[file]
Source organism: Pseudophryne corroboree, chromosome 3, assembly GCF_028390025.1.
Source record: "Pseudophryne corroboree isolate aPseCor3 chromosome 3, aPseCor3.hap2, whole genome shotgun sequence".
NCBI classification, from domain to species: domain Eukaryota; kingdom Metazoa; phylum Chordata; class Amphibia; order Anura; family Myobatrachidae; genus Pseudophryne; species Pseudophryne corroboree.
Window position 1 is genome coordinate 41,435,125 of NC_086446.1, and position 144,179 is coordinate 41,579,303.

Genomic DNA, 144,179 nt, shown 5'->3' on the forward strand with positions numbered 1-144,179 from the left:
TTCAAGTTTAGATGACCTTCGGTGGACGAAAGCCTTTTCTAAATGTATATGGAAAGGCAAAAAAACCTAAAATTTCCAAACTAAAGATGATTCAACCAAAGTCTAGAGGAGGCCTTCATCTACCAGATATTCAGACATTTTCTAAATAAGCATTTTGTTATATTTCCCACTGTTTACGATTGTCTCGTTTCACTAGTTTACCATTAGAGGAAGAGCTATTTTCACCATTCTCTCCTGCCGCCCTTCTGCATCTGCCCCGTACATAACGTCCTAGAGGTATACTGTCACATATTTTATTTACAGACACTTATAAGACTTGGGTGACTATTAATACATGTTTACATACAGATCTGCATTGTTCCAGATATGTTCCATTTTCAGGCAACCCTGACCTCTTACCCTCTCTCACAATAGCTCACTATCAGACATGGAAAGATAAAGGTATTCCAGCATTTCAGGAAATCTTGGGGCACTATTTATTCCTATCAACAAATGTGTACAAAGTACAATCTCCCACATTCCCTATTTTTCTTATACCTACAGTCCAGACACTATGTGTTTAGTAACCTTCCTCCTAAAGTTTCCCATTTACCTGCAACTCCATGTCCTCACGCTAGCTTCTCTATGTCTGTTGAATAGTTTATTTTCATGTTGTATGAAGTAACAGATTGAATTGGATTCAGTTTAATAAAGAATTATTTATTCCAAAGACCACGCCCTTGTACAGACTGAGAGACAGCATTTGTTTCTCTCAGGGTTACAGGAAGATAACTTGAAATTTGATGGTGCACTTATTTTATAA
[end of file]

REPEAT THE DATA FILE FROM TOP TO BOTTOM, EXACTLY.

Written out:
Source organism: Pseudophryne corroboree, chromosome 3, assembly GCF_028390025.1.
Source record: "Pseudophryne corroboree isolate aPseCor3 chromosome 3, aPseCor3.hap2, whole genome shotgun sequence".
NCBI classification, from domain to species: domain Eukaryota; kingdom Metazoa; phylum Chordata; class Amphibia; order Anura; family Myobatrachidae; genus Pseudophryne; species Pseudophryne corroboree.
Window position 1 is genome coordinate 41,435,125 of NC_086446.1, and position 144,179 is coordinate 41,579,303.

Genomic DNA, 144,179 nt, shown 5'->3' on the forward strand with positions numbered 1-144,179 from the left:
TTCAAGTTTAGATGACCTTCGGTGGACGAAAGCCTTTTCTAAATGTATATGGAAAGGCAAAAAAACCTAAAATTTCCAAACTAAAGATGATTCAACCAAAGTCTAGAGGAGGCCTTCATCTACCAGATATTCAGACATTTTCTAAATAAGCATTTTGTTATATTTCCCACTGTTTACGATTGTCTCGTTTCACTAGTTTACCATTAGAGGAAGAGCTATTTTCACCATTCTCTCCTGCCGCCCTTCTGCATCTGCCCCGTACATAACGTCCTAGAGGTATACTGTCACATATTTTATTTACAGACACTTATAAGACTTGGGTGACTATTAATACATGTTTACATACAGATCTGCATTGTTCCAGATATGTTCCATTTTCAGGCAACCCTGACCTCTTACCCTCTCTCACAATAGCTCACTATCAGACATGGAAAGATAAAGGTATTCCAGCATTTCAGGAAATCTTGGGGCACTATTTATTCCTATCAACAAATGTGTACAAAGTACAATCTCCCACATTCCCTATTTTTCTTATACCTACAGTCCAGACACTATGTGTTTAGTAACCTTCCTCCTAAAGTTTCCCATTTACCTGCAACTCCATGTCCTCACGCTAGCTTCTCTATGTCTGTTGAATAGTTTATTTTCATGTTGTATGAAGTAACAGATTGAATTGGATTCAGTTTAATAAAGAATTATTTATTCCAAAGACCACGCCCTTGTACAGACTGAGAGACAGCATTTGTTTCTCTCAGGGTTACAGGAAGATAACTTGAAATTTGATGGTGCACTTATTTTATAA